Tennis legend tipped for UK deportation after prison transfer
Boris Becker has been moved to HMP Huntercombe
Boris Becker's alleged transfer to a prison for foreign criminals has been accepted as a sign that the tennis icon will be deported from the UK when his current sentence has concluded.
Becker was jailed for two-and-a-half years in late April when found guilty of hiding £2.5 million ($3.1 million) in assets to avoid paying back money he owed after declaring bankruptcy.
The German was initially sent to category B institute Wandsworth Prison. But according to The Times, Becker's lawyer told reporters in their country's capital Berlin that the six-time grand slam winner has been transferred to Oxfordshire's HMP Huntercombe.
"Boris Becker was transferred to Huntercombe prison today. It is a category C prison, which means it has a low security level," the lawyer reportedly said.
Huntercombe prison was initially built as an internment camp according to The Guardian. Following World War II, it became a borstal for young prisoners until 1983.
In the year 2000, it was a prison for male juvenile criminals aged 15 to 18 but was transformed into an adult category C prison in November 2010.
Since March 2021, it has been a prison solely for foreign nationals and currently holds around 480 of them.
A 2017 inspection of HMP Huntercombe showed that at least 185 of the 197 men released from the prison were deported immediately.
While Becker has resided in the UK since 2012, it is suspected that he never took British citizenship.
Because of this, the 54-year-old will qualify for automatic deportation due to being a foreign national without UK citizenship that has received a prison sentence exceeding 12 months.
Until Becker has been released, however, while set to serve just half of his 30-month term, his estranged wife Sharley Becker, with whom Becker has a 12-year-old son, could appeal against his potential deportation.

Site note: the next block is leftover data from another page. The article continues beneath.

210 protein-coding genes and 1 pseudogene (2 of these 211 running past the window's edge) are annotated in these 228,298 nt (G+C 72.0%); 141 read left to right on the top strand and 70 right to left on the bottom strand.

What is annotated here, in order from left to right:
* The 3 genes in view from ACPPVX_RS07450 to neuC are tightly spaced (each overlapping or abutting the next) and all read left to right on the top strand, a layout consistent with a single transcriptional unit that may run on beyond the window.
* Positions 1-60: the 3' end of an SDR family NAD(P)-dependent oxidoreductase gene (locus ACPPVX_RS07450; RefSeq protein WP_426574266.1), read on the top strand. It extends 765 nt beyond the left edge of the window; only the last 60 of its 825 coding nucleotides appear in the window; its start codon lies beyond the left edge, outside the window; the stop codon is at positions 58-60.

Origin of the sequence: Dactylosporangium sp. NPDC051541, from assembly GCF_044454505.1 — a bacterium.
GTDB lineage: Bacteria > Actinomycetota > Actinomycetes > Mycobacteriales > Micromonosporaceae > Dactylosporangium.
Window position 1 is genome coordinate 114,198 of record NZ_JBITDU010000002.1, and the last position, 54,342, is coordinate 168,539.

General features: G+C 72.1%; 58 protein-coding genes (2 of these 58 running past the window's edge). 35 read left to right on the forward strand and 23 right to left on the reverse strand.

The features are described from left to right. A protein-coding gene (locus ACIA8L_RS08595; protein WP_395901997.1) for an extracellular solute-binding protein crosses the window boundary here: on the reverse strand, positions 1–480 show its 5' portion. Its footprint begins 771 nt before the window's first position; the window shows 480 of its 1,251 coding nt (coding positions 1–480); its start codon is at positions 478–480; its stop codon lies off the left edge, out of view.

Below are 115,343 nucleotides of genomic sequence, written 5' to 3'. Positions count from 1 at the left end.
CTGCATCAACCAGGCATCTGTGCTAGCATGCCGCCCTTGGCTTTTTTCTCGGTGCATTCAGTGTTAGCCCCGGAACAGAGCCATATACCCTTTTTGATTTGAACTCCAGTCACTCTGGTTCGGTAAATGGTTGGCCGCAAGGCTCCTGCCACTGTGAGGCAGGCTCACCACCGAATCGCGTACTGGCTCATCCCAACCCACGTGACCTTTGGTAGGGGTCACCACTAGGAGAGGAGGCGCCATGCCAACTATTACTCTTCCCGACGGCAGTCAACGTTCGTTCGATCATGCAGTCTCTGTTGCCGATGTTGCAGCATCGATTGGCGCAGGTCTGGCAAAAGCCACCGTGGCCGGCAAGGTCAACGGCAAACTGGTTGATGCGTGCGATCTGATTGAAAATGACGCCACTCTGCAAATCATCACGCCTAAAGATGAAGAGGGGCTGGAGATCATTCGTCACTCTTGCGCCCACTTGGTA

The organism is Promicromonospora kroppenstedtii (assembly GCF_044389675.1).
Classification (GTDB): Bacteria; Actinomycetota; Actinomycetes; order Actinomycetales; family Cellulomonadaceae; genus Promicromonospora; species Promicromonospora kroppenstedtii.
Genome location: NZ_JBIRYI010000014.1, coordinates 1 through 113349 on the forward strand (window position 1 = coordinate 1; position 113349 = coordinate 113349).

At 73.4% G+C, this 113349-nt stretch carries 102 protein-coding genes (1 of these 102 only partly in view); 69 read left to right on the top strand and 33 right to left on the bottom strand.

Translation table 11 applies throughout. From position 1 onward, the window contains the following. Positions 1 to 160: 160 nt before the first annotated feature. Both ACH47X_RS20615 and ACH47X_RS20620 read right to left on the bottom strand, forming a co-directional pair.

Becker was found guilty of four charges at Southwark crown court in April but acquitted of a further 20 counts related to his 2017 bankruptcy.
He could have been hit with up to seven years behind bars, however, and already had a history of tax evasion worth €1.7 million ($1.8 million) in Germany for which he was handed a suspended sentence of two years in 2002.
"You did not heed the warning you were given and the chance you were given by the suspended sentence and that is a significant aggravating factor," said the judge in his most recent UK case.
Reacting to his former coach's legal woes, world number one Novak Djokovic said he was "heartbroken" for Becker.
"I am just heartbroken for him," said Djokovic ahead of the recent Madrid Open. "He’s a friend, [a] long-time friend, a coach for three, four years. Someone I consider close in my life and [someone who] has contributed a lot to my success in my career."
"I was just heartbroken. I don’t know what more to say than that. I’m not going to get into details of the verdict, because I’m not in a position to do that. But as his friend, I’m super sad for him. [There's] not much that you can say," Djokovic continued.
"I just hope he will go through this period that he has to be in jail and that when he comes out he’s, you know, [going to be] able to live his life as, I don’t know if we’ll use the word 'normal', because life is definitely changing … I mean, for anybody going to prison, especially for that long of a time," the Serb finished.